The Varnes family knows logging. Florida pine sap has been running through their veins for nearly five generations. Varnes Logging Inc. is owned and operated by its founder, James Varnes, 76, as it has been since it first opened for business on January 1, 1965.
The first generation of the Varnes family to work in the logging industry was James’s grandfather, Bart Varnes. He pulled timber with a mule in the 1920s and 1930s. “It was a hobby, but he made a living at it,” James says. The second generation was James’s father, Julian Varnes, who worked in the woods for more than 40 years, right up until the week before he passed.
It should come as no surprise that Varnes always knew he wanted to work in the woods. He started his own logging company in the middle of high school with $700 worth of equipment: a truck, a crawler tractor and, as he says, “half a chainsaw.”
Varnes explains, “My father told me that he could have given it all to me, but he wanted me to understand that nothing’s going to be given to you, you’ve got to work for everything in this world. And I was just too hard headed to quit.” That determination has kept Varnes Logging busy for nearly 50 years.
It has also fueled a new generation carrying on the legacy. Varnes’ son Darrell, 50, is the fourth generation of the family to work in logging. He started joining his dad in the woods when he was young, and as he got old enough, started working on the crew during summer breaks and after school. “He came up working, not running around with other kids but working– kind of like myself,” Varnes says. One can detect an unmistakable and well-deserved sense of pride in their family tradition of hard work.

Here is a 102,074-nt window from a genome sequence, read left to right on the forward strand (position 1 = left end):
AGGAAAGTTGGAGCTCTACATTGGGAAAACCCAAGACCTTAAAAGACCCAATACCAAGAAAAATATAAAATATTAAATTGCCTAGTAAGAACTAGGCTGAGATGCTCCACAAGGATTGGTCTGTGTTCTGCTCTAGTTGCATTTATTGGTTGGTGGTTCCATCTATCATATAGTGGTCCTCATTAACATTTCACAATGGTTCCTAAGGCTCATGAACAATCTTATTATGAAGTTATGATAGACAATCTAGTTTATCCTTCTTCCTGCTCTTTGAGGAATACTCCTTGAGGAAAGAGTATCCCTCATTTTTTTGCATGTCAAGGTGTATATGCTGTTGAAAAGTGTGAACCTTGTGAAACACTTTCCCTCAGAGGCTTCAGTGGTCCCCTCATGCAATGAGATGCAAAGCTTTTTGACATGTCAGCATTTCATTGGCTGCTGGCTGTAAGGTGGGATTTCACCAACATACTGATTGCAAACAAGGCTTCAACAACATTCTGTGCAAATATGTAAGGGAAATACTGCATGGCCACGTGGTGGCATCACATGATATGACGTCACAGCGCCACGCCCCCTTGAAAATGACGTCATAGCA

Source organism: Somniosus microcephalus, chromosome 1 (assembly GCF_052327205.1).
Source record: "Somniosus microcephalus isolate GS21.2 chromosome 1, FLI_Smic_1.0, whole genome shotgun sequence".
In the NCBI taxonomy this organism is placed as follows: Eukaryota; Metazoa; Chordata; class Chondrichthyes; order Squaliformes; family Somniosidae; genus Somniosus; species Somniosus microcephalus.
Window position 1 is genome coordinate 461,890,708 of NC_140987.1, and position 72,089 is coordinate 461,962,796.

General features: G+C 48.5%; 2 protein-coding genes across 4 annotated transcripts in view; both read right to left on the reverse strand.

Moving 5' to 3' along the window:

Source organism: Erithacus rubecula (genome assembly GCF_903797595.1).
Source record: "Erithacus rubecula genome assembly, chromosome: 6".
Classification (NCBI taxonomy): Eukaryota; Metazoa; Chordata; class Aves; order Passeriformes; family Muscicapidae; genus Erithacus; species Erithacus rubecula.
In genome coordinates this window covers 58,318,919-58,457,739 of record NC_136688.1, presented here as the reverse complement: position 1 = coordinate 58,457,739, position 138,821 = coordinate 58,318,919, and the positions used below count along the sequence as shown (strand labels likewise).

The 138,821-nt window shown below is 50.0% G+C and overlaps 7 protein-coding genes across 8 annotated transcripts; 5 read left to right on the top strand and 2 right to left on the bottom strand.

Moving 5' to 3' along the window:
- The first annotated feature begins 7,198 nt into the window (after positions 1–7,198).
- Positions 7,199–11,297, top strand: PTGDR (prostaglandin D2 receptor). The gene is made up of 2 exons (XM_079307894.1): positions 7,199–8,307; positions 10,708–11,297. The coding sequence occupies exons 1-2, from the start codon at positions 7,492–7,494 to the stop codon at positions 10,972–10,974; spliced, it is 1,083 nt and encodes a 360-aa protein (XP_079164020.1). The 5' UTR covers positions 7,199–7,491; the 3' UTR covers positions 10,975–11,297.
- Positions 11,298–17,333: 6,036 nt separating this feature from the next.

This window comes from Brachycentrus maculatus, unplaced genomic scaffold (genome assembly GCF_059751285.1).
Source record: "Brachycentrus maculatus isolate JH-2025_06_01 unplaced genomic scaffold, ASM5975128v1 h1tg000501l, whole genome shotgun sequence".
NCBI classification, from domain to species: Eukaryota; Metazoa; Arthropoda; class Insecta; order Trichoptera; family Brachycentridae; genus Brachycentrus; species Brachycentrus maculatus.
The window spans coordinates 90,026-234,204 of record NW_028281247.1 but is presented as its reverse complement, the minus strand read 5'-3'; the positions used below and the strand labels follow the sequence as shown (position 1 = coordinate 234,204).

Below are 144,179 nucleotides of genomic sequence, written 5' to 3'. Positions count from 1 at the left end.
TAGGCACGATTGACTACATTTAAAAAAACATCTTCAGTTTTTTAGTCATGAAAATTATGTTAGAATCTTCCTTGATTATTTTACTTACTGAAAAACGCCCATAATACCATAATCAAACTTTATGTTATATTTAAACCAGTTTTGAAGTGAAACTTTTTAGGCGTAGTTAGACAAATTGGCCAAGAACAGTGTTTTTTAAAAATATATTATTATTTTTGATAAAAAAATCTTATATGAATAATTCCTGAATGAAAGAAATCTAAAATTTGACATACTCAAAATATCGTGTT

Darrell started his own company, Varnes Timber Harvesting, in 1991. “When I started in the business, I wanted to borrow some money (from my father),” Darrell recalls. “He told me I could make it the same way he did: digging, scratching and clawing.”
Even so, Darrell did get his start with a little more advantage than half a chainsaw. He had a brand new Peterbilt for his logging truck. Today Darrell’s company, like his father’s, is also devoted to Caterpillar forestry equipment, running two Cat machines as part of its equipment fleet.
As a young man, Varnes remembers his father pulling a cross cut saw. In fact, that’s how James started learning the business. The next piece of timber cutting equipment they used was a power saw on bicycle wheels, as Varnes recalls. After that, the family upgraded to a chainsaw. The first tractor machine that Varnes remembers his father having was a small D2 Caterpillar bought from Gibbs Corp. of Jacksonville. As Varnes got older and continued to work for his father, he was allowed to be more hands-on, and soon learned to operate machines, starting with a Cat 10.
Logging technology has come a long way over the years, and the Varnes family has stood witness to all kinds of innovations in timber harvesting equipment. Recently, Varnes acquired three new Caterpillar machines—a 559 loader, 553C feller-buncher and 535C skidder—all purchased from Ring Power Corp. in April this year. His operators are pleased with the new pieces.
Josh Carter, the senior member on the Varnes crew, is the feller-buncher operator. He describes the new cutter as smooth and powerful. “It bunches the trees real good, and it’s quiet inside the cab,” Carter says. “I used to run a 553, but the C model is a lot more stable. And the serviceability is a lot better from the ground level – easier to fuel.”
Mike Manning went to work for Varnes not long after Josh as the loader operator. Manning says there is plenty to like in the new loader. “It’s fast, it’s smooth, you don’t burn much fuel. Whatever function you need, it’s right there and ready. The new outriggers make it easy to level the trailer. It’s quieter, it’s got good power, smoother hydraulics, a better trailer.”